# Group Theory: Cyclic groups and Subgroup of Dihedrals, is my proof okay?

Suppose we're given a Dihedral group $D_{30}$.
a) Find a cyclic subgroup H of order 10 in $D_{30}$. List all generators of H.
b) Let k and n be an integer such that k >= 3 and k divides n. Prove that $D_n$ contains exactly one cyclic subgroup of order k.

My attempt:
a) in $D_{30}$ we know that |r| = 30. So we can find a cyclic subgroup H generated by r such that it is of order 10. take < $r^{30/10}$ > = < $r^3$ >. Then < $r^3$ > contains the identity element e and powers of $r^3$, to $r^{27}$. Thus the generator of H is then $r^3$. Would this be okay?

b) Since k divides n, we can write n as n = kp for some p. Then we see that gcd(n,k) = k and thus:
|< r >| = |r| = n.

Then by Fundamental theorem of cyclic groups I can say that the group has exactly one subgroup of order k, ie: = since n = kp. And we are done.

This is my first course in Group Theory so I'm rather shaky and insecure about my proofs. Your comments and help would be greatly appreciated.

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notice that you didn't use the fact that $k\geq 3$ in b. Try to find where you need it (and then correct your proof) – Prometheus Feb 2 '11 at 9:39
There are two conventions for the dihedral group. In one convention, $D_n$ is the group associated to the regular $n$-gon and has $2n$ elements. In the other, $D_{2n}$ is the dihedral group with $2n$ elements. It is always good practice to specify which one you are using (clearly, the former here). – Arturo Magidin Feb 2 '11 at 16:08

You are using $D_{30}$ to represent the dihedral group of order $60$, with $r$ corresponding to the "rotation", and some other element, call it $s$, the "reflection"; that is, $$D_{30}=\left\langle r,s\Bigm| r^{30} = s^2 = 1,\quad sr = r^{-1}s\right\rangle.$$

Part (a): Your first part begins well enough, but it seems like you did not read the question carefully. The last part of part (a) asks you to find all generators of the subgroup $H$ you found.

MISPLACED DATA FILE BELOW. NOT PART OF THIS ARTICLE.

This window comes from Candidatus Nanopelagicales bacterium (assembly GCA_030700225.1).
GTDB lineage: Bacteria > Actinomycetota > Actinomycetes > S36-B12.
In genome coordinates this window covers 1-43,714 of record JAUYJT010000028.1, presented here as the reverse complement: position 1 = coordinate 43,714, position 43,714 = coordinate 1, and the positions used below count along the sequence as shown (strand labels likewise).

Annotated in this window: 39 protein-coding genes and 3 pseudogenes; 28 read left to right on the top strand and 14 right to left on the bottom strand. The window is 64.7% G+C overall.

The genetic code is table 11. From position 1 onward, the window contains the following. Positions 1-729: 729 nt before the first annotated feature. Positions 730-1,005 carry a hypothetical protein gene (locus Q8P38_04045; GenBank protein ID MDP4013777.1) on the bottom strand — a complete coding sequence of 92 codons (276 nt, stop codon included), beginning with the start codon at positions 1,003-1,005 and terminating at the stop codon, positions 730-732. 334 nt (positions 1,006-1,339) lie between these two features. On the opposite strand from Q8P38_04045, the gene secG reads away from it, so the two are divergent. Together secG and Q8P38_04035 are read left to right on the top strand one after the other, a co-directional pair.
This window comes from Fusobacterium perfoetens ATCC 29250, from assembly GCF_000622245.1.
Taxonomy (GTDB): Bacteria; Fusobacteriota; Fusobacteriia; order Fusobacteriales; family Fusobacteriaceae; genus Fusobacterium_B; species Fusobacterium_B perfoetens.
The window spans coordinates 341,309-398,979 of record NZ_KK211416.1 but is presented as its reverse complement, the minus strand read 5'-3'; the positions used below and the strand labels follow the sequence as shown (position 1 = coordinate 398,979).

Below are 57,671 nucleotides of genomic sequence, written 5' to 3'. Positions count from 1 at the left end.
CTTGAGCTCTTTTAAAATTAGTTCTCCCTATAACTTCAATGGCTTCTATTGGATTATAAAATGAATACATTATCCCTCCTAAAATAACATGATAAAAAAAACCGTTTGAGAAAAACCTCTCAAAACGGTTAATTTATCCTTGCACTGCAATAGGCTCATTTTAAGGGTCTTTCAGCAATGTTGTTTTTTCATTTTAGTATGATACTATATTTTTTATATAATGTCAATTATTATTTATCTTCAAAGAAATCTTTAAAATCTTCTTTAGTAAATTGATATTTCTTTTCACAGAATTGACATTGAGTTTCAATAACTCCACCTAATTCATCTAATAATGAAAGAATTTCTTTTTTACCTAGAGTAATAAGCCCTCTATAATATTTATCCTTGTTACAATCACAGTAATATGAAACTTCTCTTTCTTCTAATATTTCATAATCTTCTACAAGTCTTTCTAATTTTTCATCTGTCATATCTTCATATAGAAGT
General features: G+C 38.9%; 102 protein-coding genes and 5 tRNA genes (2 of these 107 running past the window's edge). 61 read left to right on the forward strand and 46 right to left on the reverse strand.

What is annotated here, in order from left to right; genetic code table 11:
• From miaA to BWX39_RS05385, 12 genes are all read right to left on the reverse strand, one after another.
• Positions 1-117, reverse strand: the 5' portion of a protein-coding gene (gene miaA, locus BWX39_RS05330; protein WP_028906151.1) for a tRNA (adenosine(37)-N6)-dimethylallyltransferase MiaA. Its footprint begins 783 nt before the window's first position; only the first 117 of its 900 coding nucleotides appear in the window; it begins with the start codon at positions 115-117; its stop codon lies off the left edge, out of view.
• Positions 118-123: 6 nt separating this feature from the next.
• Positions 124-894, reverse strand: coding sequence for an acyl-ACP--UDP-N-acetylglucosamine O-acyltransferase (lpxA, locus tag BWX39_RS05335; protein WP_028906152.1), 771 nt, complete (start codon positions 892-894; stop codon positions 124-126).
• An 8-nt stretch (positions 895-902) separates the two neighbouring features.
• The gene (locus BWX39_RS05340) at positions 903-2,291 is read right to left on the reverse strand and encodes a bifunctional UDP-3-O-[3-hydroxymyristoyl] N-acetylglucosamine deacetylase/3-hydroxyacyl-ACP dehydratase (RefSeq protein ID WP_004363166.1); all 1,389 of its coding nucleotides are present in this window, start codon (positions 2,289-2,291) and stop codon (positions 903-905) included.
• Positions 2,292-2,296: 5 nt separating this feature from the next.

You took $H=\langle r^3\rangle$. That's fine; this is a group of order $10$. But $r^3$ is not the only generator of this group. Perhaps you know that, in general, the cyclic group of order $n$, $C_n$ has $\varphi(n)$ generators, where $\varphi$ is Euler's function that counts the number of positive integers less than $n$ and relatively prime to $n$ (if you don't, then try to prove it). So $H$, being cyclic of order $10$, should have $\varphi(10) = 4$ generators. You've found one, there are three more to go.

Your part (b) also suffers a bit. You know that there is one and only one subgroup of $\langle r\rangle$ that has order $k$; that's fine. But you did not prove that every subgroup of $D_n$ of order $k$ must be a subgroup of $\langle r\rangle$! You need to show that too if you want your argument to hold. So you would need to show that the only elements of order $k$ all lie in $\langle r\rangle$; that's where you'll need the fact that $k\geq 3$. Perhaps you can show that every other element has other ideas about what their order is?

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For the first part, one solution is to use brute force as follow.

Let us consider $D_{30}$ acting on a set of cardinality $30$, generated by the two elements $(1, 2, 3, 4, 5,$ $6, 7, 8, 9, 10,$ $11, 12, 13, 14, 15,$ $16, 17, 18, 19, 20,$ $21, 22, 23, 24, 25,$ $26, 27, 28, 29, 30)$ and $(1, 30)(2, 29)(3,28)$ $(4, 27)(5, 26)(6, 25)$ $(7, 24)(8, 23)(9, 22)$ $(10, 21)(11, 20)(12, 19)$ $(13, 18)(14, 17)(15, 16)$.

Then the cyclic subgroup of order 10 of $D_{30}$ is generated by $(1, 28, 25, 22, 19,$ $16, 13, 10, 7, 4)$ $(2, 29, 26, 23, 20,$ $17, 14, 11, 8, 5)$ $(3, 30, 27, 24, 21,$ $18, 15, 12, 9, 6)$ and $(1, 25, 19, 13, 7)$ $(2, 26, 20, 14, 8)$ $(3, 27, 21, 15, 9)$ $(4, 28, 22, 16, 10)$ $(5, 29, 23, 17, 11)$ $(6, 30, 24, 18, 12)$.

This can be checked easily with Magma or GAP. However I agree it lacks subtelty. One can probably use part $b)$ to build a smarter answer.

For the second part, I would suggest this.

It is well known that a dihedral group can be generated by two involutions as follows: $$D_{n}=\langle s,t \mid s^2=t^2=e, (st)^n=e \rangle$$ On the other hand, a cyclic group of order $k$ is generated by a unique element of order $k$: $$C_k= \langle r \mid r^k=e \rangle$$ Now take an integer $k\geq 3$ such that $k\mid n$. Hence there exists $p \in \mathbb{N}$ such that $pk=n$. Considering $s,t$ as in the presentation of $D_n$, one has $$(st)^n = e$$ and thus $$((st)^p)^k = e$$ that is to say, there exists an element $r := (st)^p$ of order $k$ in $D_n$.

Therefore there exists $H < D_n$ such that $$H= \langle r \mid r^k=e \rangle$$ i.e. $H$ is a cyclic group of order $k$. Unicity is a consequence of the fact that $r$ is uniquely determined as soon as $k$ is not $2$. In this case, any involution generates a cyclic group of order $2$.

It's not true that $r$ is uniquely determined, because various powers of $r$ will also have order $k$. Also, the uniqueness depends on the fact that all of the elements of $D_n$ that are not powers of $st$ have order 2. – Derek Holt Feb 2 '11 at 14:59